Two questions for you: 

  1. Are there any particular lessons/ideas from Refine that you expect (or hope) SERI MATS to incorporate?
  2. Do you think there's now a hole in the space that someone should consider filling (by making Refine 2.0), or do you expect that much of the value of Refine will be covered by SERI MATS [and other programs]?

Hastily written; may edit later

Thanks for mentioning this, Jan! We'd be happy to hear suggestions for additional judges. Feel free to email us at and  

Some additional thoughts:

  1. We chose judges primarily based on their expertise and (our perception of) their ability to evaluate submissions about goal misgeneralization and corrigibility. Lauro, Richard, Nate, and John ade some of few researchers who have thought substantially about these problems. In particular, Lauro first-authored the first paper about goal misgeneralization and Nate first-authored a foundational paper about corrigibility.
  2. We think the judges do have some reasonable credentials (e.g., Richard works at OpenAI, Lauro is a PhD student at the University of Cambridge, Nate Soares is the Executive Director of a research organization & he has an h-index of 12, as well as 500+ citations). I think the contest meets the bar of "having reasonably well-credentialed judges" but doesn't meet the bar of "having extremely well-credentialed judges (e.g., well-established professors with thousands of citations). I think that's fine.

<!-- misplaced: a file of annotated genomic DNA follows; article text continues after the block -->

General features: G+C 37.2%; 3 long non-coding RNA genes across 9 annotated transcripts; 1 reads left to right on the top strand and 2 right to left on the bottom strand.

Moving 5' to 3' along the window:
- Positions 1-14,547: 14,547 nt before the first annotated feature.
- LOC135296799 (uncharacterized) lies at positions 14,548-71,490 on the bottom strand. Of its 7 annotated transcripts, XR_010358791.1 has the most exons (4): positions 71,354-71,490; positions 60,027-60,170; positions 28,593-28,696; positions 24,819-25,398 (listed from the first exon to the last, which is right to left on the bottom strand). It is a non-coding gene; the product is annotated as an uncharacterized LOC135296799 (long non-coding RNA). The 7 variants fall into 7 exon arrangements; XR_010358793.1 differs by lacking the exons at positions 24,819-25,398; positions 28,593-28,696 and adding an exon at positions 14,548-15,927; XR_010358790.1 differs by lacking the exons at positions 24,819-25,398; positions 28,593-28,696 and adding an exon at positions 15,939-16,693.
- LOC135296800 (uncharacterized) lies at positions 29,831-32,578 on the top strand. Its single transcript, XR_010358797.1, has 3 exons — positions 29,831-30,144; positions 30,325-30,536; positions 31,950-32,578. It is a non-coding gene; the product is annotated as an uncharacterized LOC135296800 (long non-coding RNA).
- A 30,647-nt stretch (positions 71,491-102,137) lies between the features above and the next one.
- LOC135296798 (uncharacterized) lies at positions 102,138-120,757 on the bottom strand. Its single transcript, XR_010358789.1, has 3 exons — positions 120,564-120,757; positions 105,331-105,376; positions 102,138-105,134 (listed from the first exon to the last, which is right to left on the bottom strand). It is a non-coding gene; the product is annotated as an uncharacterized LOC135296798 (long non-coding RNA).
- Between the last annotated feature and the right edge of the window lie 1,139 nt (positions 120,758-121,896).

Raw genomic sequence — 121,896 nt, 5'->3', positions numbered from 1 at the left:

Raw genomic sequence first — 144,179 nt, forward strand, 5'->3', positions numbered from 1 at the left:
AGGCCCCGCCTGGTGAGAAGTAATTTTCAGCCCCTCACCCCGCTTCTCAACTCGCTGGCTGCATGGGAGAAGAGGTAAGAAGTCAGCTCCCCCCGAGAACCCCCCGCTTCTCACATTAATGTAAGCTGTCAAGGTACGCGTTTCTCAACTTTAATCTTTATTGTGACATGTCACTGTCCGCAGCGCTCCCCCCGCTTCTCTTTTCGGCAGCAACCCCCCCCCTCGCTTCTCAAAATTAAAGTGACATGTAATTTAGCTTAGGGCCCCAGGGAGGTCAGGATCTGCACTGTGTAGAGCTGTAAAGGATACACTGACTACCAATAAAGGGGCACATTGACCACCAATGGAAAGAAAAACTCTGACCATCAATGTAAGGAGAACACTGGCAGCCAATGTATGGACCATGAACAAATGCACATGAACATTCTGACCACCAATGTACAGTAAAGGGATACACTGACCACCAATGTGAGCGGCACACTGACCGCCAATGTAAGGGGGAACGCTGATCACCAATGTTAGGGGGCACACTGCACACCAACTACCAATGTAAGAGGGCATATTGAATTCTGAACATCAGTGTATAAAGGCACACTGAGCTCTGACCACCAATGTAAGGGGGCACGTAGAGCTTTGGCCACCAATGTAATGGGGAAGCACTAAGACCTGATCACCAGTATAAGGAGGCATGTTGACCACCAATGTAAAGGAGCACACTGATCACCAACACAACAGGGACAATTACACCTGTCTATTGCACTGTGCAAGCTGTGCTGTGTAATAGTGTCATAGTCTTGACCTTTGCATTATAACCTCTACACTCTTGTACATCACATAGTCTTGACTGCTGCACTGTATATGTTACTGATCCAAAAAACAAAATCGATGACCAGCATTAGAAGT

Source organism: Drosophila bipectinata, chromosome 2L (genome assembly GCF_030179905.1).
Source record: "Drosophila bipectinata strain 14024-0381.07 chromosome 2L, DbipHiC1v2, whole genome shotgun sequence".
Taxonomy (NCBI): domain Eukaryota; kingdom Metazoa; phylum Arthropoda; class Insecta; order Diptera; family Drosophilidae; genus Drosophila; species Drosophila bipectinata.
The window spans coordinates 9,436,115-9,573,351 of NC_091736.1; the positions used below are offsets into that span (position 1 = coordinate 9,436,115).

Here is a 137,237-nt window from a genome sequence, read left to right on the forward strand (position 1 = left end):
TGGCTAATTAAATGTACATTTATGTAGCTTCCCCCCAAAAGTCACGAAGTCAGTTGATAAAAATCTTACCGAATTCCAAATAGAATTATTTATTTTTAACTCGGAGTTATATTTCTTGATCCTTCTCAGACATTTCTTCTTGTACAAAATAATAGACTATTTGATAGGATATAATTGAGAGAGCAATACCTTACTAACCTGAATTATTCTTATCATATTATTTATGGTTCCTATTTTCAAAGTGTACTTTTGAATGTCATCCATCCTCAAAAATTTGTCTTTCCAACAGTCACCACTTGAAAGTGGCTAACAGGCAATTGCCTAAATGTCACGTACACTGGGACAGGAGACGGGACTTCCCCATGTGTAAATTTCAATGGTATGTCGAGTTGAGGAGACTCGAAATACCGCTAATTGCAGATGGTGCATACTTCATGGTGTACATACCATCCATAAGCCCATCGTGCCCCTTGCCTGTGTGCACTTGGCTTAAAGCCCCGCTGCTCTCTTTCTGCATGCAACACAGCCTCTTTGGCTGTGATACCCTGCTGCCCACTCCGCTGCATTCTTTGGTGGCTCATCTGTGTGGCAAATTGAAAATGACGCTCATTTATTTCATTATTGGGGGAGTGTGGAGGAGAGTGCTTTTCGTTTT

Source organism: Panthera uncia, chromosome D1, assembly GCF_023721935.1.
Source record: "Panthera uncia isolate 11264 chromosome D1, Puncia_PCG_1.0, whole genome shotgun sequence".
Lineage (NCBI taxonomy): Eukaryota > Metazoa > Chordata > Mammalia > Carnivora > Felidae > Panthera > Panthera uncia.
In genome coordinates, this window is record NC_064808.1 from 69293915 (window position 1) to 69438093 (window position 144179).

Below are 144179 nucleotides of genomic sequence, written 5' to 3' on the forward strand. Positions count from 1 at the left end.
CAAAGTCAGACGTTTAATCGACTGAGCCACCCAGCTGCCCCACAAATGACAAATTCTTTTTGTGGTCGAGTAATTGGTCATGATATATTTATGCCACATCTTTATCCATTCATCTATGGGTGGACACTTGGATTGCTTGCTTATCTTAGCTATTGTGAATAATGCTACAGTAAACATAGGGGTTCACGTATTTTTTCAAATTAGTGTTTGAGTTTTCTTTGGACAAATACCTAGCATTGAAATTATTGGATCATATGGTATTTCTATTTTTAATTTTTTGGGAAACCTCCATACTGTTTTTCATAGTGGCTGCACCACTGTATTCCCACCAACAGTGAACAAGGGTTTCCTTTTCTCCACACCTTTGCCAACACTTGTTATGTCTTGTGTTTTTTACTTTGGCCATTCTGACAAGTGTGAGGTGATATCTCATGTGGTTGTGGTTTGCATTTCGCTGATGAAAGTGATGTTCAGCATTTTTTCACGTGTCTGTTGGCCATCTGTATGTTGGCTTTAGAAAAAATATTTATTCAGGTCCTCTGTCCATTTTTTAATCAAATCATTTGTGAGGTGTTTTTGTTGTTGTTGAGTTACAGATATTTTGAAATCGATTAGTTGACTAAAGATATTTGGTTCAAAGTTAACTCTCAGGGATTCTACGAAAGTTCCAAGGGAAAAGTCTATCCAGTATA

3. We got feedback from several ML people before launching. We didn't get feedback that this looks "extremely weird" (though I'll note that research competitions in general are pretty unusual). 
  4. I think it's plausible that some people will find this extremely weird (especially people who judge things primarily based on the cumulative prestige of the associated parties & don't think that OpenAI/500 citations/Cambridge are enough), but I don't expect this to be a common reaction.

Some clarifications + quick thoughts on Sam’s points:

  1. The contest isn’t aimed primarily/exclusively at established ML researchers (though we are excited to receive submissions from any ML researchers who wish to participate). 
  2. We didn’t optimize our contest to attract established researchers. Our contests are optimized to take questions that we think are at the core of alignment research and present them in a (somewhat less vague) format that gets more people to think about them.
  3. We’re excited that other groups are running contests that are designed to attract established researchers & present different research questions. 
  4. All else equal, we think that precise/quantifiable grading criteria & a diverse panel of reviewers are preferable. However, in our view, many of the core problems in alignment (including goal misgeneralization and corrigibility) have not been sufficiently well-operationalized to have precise/quantifiable grading criteria at this stage.